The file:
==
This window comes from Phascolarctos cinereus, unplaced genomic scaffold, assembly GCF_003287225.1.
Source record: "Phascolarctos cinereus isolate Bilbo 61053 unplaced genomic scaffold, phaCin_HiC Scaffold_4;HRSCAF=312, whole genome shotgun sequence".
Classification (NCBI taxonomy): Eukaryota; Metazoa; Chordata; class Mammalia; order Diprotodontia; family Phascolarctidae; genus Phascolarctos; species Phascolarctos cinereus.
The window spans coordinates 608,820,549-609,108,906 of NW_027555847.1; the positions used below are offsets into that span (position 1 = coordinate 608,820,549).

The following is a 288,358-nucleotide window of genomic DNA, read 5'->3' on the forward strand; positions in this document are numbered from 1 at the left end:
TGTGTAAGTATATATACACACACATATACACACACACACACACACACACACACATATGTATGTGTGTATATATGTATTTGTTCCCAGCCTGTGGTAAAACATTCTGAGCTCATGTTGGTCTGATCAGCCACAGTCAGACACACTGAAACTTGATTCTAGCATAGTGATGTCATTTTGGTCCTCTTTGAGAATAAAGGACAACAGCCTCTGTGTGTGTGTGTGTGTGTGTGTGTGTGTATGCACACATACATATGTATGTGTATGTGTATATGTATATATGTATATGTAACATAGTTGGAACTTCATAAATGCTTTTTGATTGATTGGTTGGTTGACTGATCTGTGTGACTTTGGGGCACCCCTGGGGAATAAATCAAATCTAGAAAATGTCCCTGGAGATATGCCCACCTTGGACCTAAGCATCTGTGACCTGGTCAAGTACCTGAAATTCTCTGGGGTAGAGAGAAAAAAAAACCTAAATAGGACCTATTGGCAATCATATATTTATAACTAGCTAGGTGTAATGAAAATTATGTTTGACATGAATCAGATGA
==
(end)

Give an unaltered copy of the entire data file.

This window comes from Phascolarctos cinereus, unplaced genomic scaffold, assembly GCF_003287225.1.
Source record: "Phascolarctos cinereus isolate Bilbo 61053 unplaced genomic scaffold, phaCin_HiC Scaffold_4;HRSCAF=312, whole genome shotgun sequence".
Classification (NCBI taxonomy): Eukaryota; Metazoa; Chordata; class Mammalia; order Diprotodontia; family Phascolarctidae; genus Phascolarctos; species Phascolarctos cinereus.
The window spans coordinates 608,820,549-609,108,906 of NW_027555847.1; the positions used below are offsets into that span (position 1 = coordinate 608,820,549).

The following is a 288,358-nucleotide window of genomic DNA, read 5'->3' on the forward strand; positions in this document are numbered from 1 at the left end:
TGTGTAAGTATATATACACACACATATACACACACACACACACACACACACACATATGTATGTGTGTATATATGTATTTGTTCCCAGCCTGTGGTAAAACATTCTGAGCTCATGTTGGTCTGATCAGCCACAGTCAGACACACTGAAACTTGATTCTAGCATAGTGATGTCATTTTGGTCCTCTTTGAGAATAAAGGACAACAGCCTCTGTGTGTGTGTGTGTGTGTGTGTGTGTGTATGCACACATACATATGTATGTGTATGTGTATATGTATATATGTATATGTAACATAGTTGGAACTTCATAAATGCTTTTTGATTGATTGGTTGGTTGACTGATCTGTGTGACTTTGGGGCACCCCTGGGGAATAAATCAAATCTAGAAAATGTCCCTGGAGATATGCCCACCTTGGACCTAAGCATCTGTGACCTGGTCAAGTACCTGAAATTCTCTGGGGTAGAGAGAAAAAAAAACCTAAATAGGACCTATTGGCAATCATATATTTATAACTAGCTAGGTGTAATGAAAATTATGTTTGACATGAATCAGATGA